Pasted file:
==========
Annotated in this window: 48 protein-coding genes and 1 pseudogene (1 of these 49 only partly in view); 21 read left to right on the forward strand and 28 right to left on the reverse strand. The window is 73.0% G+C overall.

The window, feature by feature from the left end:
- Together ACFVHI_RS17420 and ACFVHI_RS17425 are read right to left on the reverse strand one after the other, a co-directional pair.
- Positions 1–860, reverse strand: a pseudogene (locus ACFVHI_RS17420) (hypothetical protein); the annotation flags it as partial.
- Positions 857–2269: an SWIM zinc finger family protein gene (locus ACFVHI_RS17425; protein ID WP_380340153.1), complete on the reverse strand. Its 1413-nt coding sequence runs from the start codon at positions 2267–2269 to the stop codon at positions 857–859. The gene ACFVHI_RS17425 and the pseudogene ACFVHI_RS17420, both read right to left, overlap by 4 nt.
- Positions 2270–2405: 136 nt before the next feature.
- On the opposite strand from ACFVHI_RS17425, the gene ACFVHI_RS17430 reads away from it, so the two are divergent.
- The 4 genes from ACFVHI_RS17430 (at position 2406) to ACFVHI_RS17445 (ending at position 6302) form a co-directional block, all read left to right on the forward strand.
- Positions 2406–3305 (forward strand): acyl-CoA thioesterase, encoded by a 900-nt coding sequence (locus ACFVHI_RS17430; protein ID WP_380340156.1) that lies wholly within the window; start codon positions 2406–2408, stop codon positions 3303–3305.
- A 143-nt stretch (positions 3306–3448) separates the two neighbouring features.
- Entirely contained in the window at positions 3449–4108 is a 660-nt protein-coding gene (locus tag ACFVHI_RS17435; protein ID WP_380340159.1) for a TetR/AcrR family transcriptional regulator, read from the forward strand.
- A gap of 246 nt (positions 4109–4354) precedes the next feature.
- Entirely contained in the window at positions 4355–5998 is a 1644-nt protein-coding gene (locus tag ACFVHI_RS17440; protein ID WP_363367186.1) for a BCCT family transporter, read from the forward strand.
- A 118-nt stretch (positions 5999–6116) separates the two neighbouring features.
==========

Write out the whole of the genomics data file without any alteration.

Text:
Annotated in this window: 48 protein-coding genes and 1 pseudogene (1 of these 49 only partly in view); 21 read left to right on the forward strand and 28 right to left on the reverse strand. The window is 73.0% G+C overall.

The window, feature by feature from the left end:
- Together ACFVHI_RS17420 and ACFVHI_RS17425 are read right to left on the reverse strand one after the other, a co-directional pair.
- Positions 1–860, reverse strand: a pseudogene (locus ACFVHI_RS17420) (hypothetical protein); the annotation flags it as partial.
- Positions 857–2269: an SWIM zinc finger family protein gene (locus ACFVHI_RS17425; protein ID WP_380340153.1), complete on the reverse strand. Its 1413-nt coding sequence runs from the start codon at positions 2267–2269 to the stop codon at positions 857–859. The gene ACFVHI_RS17425 and the pseudogene ACFVHI_RS17420, both read right to left, overlap by 4 nt.
- Positions 2270–2405: 136 nt before the next feature.
- On the opposite strand from ACFVHI_RS17425, the gene ACFVHI_RS17430 reads away from it, so the two are divergent.
- The 4 genes from ACFVHI_RS17430 (at position 2406) to ACFVHI_RS17445 (ending at position 6302) form a co-directional block, all read left to right on the forward strand.
- Positions 2406–3305 (forward strand): acyl-CoA thioesterase, encoded by a 900-nt coding sequence (locus ACFVHI_RS17430; protein ID WP_380340156.1) that lies wholly within the window; start codon positions 2406–2408, stop codon positions 3303–3305.
- A 143-nt stretch (positions 3306–3448) separates the two neighbouring features.
- Entirely contained in the window at positions 3449–4108 is a 660-nt protein-coding gene (locus tag ACFVHI_RS17435; protein ID WP_380340159.1) for a TetR/AcrR family transcriptional regulator, read from the forward strand.
- A gap of 246 nt (positions 4109–4354) precedes the next feature.
- Entirely contained in the window at positions 4355–5998 is a 1644-nt protein-coding gene (locus tag ACFVHI_RS17440; protein ID WP_363367186.1) for a BCCT family transporter, read from the forward strand.
- A 118-nt stretch (positions 5999–6116) separates the two neighbouring features.